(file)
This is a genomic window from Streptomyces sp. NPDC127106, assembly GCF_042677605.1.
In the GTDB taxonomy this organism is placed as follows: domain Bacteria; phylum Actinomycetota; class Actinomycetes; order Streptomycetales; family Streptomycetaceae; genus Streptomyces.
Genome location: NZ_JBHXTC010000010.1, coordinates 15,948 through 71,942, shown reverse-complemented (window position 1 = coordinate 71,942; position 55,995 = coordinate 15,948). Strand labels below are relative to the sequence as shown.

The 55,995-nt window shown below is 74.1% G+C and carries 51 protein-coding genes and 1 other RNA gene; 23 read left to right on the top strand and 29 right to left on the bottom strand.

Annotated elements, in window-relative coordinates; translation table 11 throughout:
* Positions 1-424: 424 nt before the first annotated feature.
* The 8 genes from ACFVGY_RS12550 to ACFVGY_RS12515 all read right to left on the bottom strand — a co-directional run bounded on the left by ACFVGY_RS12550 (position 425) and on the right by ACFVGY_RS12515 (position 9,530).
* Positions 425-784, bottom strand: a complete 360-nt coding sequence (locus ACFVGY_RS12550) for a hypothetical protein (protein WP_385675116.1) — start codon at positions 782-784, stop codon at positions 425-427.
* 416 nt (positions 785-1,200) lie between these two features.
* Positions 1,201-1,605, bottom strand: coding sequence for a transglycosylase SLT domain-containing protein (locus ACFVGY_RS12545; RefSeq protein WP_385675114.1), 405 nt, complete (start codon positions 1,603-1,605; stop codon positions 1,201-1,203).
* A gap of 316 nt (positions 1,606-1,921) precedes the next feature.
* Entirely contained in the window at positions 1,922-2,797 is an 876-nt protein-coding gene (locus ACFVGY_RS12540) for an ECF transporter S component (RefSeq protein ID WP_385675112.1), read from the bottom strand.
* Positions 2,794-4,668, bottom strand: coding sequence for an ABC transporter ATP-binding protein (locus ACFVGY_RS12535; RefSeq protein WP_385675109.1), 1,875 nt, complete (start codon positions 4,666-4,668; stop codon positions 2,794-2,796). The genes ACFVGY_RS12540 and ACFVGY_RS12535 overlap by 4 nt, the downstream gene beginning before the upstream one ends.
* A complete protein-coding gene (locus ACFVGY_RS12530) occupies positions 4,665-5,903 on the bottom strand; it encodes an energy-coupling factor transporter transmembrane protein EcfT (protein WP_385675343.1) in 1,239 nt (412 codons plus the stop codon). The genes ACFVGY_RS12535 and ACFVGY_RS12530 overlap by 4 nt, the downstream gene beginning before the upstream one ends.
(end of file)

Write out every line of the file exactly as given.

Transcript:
This is a genomic window from Streptomyces sp. NPDC127106, assembly GCF_042677605.1.
In the GTDB taxonomy this organism is placed as follows: domain Bacteria; phylum Actinomycetota; class Actinomycetes; order Streptomycetales; family Streptomycetaceae; genus Streptomyces.
Genome location: NZ_JBHXTC010000010.1, coordinates 15,948 through 71,942, shown reverse-complemented (window position 1 = coordinate 71,942; position 55,995 = coordinate 15,948). Strand labels below are relative to the sequence as shown.

The 55,995-nt window shown below is 74.1% G+C and carries 51 protein-coding genes and 1 other RNA gene; 23 read left to right on the top strand and 29 right to left on the bottom strand.

Annotated elements, in window-relative coordinates; translation table 11 throughout:
* Positions 1-424: 424 nt before the first annotated feature.
* The 8 genes from ACFVGY_RS12550 to ACFVGY_RS12515 all read right to left on the bottom strand — a co-directional run bounded on the left by ACFVGY_RS12550 (position 425) and on the right by ACFVGY_RS12515 (position 9,530).
* Positions 425-784, bottom strand: a complete 360-nt coding sequence (locus ACFVGY_RS12550) for a hypothetical protein (protein WP_385675116.1) — start codon at positions 782-784, stop codon at positions 425-427.
* 416 nt (positions 785-1,200) lie between these two features.
* Positions 1,201-1,605, bottom strand: coding sequence for a transglycosylase SLT domain-containing protein (locus ACFVGY_RS12545; RefSeq protein WP_385675114.1), 405 nt, complete (start codon positions 1,603-1,605; stop codon positions 1,201-1,203).
* A gap of 316 nt (positions 1,606-1,921) precedes the next feature.
* Entirely contained in the window at positions 1,922-2,797 is an 876-nt protein-coding gene (locus ACFVGY_RS12540) for an ECF transporter S component (RefSeq protein ID WP_385675112.1), read from the bottom strand.
* Positions 2,794-4,668, bottom strand: coding sequence for an ABC transporter ATP-binding protein (locus ACFVGY_RS12535; RefSeq protein WP_385675109.1), 1,875 nt, complete (start codon positions 4,666-4,668; stop codon positions 2,794-2,796). The genes ACFVGY_RS12540 and ACFVGY_RS12535 overlap by 4 nt, the downstream gene beginning before the upstream one ends.
* A complete protein-coding gene (locus ACFVGY_RS12530) occupies positions 4,665-5,903 on the bottom strand; it encodes an energy-coupling factor transporter transmembrane protein EcfT (protein WP_385675343.1) in 1,239 nt (412 codons plus the stop codon). The genes ACFVGY_RS12535 and ACFVGY_RS12530 overlap by 4 nt, the downstream gene beginning before the upstream one ends.